Looking back at Achtung Baby, 20 years on

I’m of the age that’s supposed to like Nirvana more than U2. Or at least, when U2’s Achtung Baby came out, I was. (I suspect a lot of people my age would rather listen to U2 than Nirvana now, while my teenaged nephew would have the opposite opinion.)

I bought both Nevermind and Achtung Baby, at the same time in fact. I’ve written before about what Nevermind meant to me and the people around me. Being arguably my favorite record of all time, I think Achtung Baby, which is being re-released this week, deserves the same treatment.

Achtung Baby had a different kind of angst than Nevermind. That may seem like a strange statement to make, but just beneath its often radio-friendly surface, there’s a tremendous amount of angst in the album. Some songs said it more blatantly than others, but the theme I find bubbling throughout is the idea of an incredibly successful young 30-something who can date pretty much anyone he wants, except for the one he really wants, so none of the rest of it matters. (Guitarist David Evans, better known as The Edge, was going through a painful divorce at the time.)

And then there’s the struggle of what arguably had been the biggest band in the world trying to figure out how to release a suitable followup to The Joshua Tree and disagreeing about it so violently that they almost broke up in the process of making the record. That tension is in there too, though not as much as in some of the songs they ultimately left out. (A Youtube search on “Hansa Ton” yields the contents of an early tape from the Achtung Baby sessions and gives insight on just how different of a record it could have been. Probably not better, and definitely different.)

The cool kids liked Nirvana better, and most of them, at least in public, said U2 were sellouts. I always found that ironic, since the thing U2 was most trying not to do was release another album that sounded like The Joshua Tree, because that would be selling out. And there’s something to that argument. How many people do you know who say, “I really liked U2 up until Bono started wearing weird glasses?”

Funny thing is, after more than a decade of resisting, they did release a record that sounded like The Joshua Tree and the glasses critics still didn’t like it. Oh well.

I actually bought the record twice. The first time was in high school. Then some guy from Chillicothe stole my first copy during my freshman year of college. So I bought it a second time not long after.

And actually, the record wasn’t quite full of radio-friendly songs. The first single, “The Fly,” was anything but radio-friendly. Edge’s guitars sounded like explosives going off, and Bono’s voice sounded demon-possessed. It was dark and brooding and radio-unfriendly enough that those alternative and college radio stations that had written U2 off suddenly became interested again.

People who fell in love with U2 during the Joshua Tree era generally hated the song. I liked it enough to buy the album just based on that single, without hearing any of the rest of it.

But “Zoo Station” was just a little too weird for me. Generally I just threw the album in, skipped to track 2, and hit play. “Even Better than the Real Thing” sounded like a good way to lead off the album anyway.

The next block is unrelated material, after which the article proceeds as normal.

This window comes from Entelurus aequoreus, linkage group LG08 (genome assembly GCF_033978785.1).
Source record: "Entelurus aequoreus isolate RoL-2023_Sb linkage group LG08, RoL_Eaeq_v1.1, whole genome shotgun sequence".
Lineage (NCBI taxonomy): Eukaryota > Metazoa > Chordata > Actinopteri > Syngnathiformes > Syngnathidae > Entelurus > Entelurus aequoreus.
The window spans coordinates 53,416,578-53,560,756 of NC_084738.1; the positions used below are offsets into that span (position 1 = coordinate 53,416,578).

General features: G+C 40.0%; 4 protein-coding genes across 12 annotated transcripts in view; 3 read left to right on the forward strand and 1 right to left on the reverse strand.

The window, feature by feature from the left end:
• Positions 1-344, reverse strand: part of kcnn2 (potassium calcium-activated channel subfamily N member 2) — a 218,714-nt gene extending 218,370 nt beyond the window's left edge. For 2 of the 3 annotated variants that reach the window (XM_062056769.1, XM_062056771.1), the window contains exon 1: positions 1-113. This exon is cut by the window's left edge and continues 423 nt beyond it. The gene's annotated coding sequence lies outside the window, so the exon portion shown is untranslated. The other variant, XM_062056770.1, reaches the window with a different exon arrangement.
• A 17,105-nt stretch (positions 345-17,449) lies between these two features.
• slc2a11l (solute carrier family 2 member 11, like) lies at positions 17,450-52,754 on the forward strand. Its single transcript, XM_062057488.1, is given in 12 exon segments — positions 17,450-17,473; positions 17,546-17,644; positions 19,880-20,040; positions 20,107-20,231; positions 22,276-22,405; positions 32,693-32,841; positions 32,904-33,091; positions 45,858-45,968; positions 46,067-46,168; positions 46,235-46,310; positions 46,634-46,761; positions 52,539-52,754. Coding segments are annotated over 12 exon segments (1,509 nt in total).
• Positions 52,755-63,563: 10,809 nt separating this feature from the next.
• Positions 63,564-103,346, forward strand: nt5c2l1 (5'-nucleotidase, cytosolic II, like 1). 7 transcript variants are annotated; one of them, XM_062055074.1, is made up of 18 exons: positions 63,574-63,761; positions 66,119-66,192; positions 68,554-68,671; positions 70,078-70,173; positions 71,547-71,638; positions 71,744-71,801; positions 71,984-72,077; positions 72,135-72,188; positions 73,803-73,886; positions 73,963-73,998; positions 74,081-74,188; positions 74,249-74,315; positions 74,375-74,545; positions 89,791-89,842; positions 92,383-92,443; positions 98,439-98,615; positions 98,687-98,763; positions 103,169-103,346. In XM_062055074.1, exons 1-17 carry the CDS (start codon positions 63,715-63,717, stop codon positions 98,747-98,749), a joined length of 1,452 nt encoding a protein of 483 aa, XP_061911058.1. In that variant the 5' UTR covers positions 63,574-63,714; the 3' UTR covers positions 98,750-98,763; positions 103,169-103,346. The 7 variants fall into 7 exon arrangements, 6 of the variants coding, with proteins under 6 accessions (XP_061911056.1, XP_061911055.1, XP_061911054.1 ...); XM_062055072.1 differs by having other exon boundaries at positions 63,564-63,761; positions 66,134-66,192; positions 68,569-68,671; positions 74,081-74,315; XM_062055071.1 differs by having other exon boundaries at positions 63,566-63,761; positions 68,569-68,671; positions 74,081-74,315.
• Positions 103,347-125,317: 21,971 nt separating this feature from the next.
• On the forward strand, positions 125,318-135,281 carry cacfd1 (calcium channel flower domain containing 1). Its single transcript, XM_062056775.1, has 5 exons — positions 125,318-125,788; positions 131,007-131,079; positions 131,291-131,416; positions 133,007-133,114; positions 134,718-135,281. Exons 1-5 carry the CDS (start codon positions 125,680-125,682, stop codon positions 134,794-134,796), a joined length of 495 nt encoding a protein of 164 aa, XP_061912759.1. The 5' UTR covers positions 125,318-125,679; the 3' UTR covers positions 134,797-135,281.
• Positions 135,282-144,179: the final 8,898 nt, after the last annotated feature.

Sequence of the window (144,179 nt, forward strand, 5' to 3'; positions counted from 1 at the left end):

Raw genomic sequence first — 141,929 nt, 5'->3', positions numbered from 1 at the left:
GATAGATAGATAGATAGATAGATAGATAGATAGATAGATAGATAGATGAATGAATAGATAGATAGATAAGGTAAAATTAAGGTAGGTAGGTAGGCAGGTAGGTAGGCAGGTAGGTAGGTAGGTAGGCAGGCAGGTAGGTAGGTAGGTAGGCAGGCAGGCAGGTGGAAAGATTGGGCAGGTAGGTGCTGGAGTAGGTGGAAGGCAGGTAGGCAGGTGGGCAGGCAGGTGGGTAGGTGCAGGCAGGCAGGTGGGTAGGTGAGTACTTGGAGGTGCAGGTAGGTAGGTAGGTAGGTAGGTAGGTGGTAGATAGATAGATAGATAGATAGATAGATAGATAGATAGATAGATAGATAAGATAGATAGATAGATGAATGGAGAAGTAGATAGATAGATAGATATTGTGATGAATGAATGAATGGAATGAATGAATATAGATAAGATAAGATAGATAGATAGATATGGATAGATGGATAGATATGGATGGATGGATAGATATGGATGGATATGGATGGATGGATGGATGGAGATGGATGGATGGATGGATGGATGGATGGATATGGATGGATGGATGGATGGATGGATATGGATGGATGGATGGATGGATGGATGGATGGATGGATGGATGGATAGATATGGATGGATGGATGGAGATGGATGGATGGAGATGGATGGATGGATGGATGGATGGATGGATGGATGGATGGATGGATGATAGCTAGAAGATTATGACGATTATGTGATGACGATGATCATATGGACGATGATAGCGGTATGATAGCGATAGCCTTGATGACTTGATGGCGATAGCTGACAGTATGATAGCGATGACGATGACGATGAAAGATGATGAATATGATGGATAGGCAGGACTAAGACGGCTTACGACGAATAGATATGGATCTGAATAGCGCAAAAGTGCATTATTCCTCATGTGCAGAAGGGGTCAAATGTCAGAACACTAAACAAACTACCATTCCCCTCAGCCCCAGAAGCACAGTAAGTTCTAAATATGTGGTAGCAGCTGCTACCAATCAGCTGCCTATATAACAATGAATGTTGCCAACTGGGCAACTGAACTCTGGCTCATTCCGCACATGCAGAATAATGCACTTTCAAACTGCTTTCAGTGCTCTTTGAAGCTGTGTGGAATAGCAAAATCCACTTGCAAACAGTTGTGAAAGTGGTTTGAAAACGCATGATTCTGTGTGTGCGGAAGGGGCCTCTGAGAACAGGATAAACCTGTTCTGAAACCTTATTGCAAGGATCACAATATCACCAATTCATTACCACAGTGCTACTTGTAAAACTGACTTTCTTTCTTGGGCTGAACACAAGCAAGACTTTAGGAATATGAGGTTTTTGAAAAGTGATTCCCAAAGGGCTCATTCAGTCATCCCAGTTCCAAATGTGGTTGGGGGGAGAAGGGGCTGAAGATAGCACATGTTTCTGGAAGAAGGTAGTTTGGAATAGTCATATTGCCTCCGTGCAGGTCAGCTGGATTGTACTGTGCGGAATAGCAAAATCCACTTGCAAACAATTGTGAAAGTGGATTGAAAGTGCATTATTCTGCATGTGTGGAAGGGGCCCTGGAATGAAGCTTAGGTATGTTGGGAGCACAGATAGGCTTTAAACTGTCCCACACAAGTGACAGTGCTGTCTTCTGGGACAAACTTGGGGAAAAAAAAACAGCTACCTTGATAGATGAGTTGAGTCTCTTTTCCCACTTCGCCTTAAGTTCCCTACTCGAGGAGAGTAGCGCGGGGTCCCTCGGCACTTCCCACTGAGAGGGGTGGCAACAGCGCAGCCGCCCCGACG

By my count, the album yielded at least five singles, four of them bona-fide hits (“Mysterious Ways,” “One,” “Even Better than the Real Thing,” and “Who’s Gonna Ride Your Wild Horses”) and album-oriented stations gave a fair bit of air time to “Until the End of the World” too. My favorite songs, as usual, were two that got little, if any, airplay: “Acrobat” and “Ultraviolet (Light My Way).” They were a little too dark and cerebral for FM radio, but held out bigger glimmers of hope than, say, “So Cruel,” and were a lot more listenable than the super-weird tracks like “The Fly” and “Zoo Station.” Or maybe I liked them because they mixed the themes of faith and doubt in, but with a heavier dose of doubt than we usually saw on earlier U2 records.

Who am I kidding? I liked them because I could relate to them more than all the others. So if I had time to listen to two songs, those two were the ones I picked. It helped that they were back-to-back, but listen to them, and those two songs belong back-to-back anyway.

And that’s the other thing about the album. It really is an album. The pieces fit together. And it all builds up, culminating with the intense “Acrobat,” which then leads into the end, “Love is Blindness.” There’s no resolution, no happy ending, just this. It’s haunting and at times compelling, and a fitting conclusion.

But most of all, it’s stood the test of time. Some of the tracks on it are still radio staples today. Here’s how it holds up. I outgrew a lot of the things I liked when I was 17. It’s fine that I liked them at 17, some of them would be childish to give a second thought today, now that I’m in my mid-30s. And when I was 17, this was my favorite record. This past week, I sat down and listened to the whole thing, track 1 to track 12 in order, for the first time in a very long time, to see if it still sounded as good to me as it did when I was 17.

It did. I can still say this is my favorite record, not care who knows it, and feel no need for explanations or apologies.

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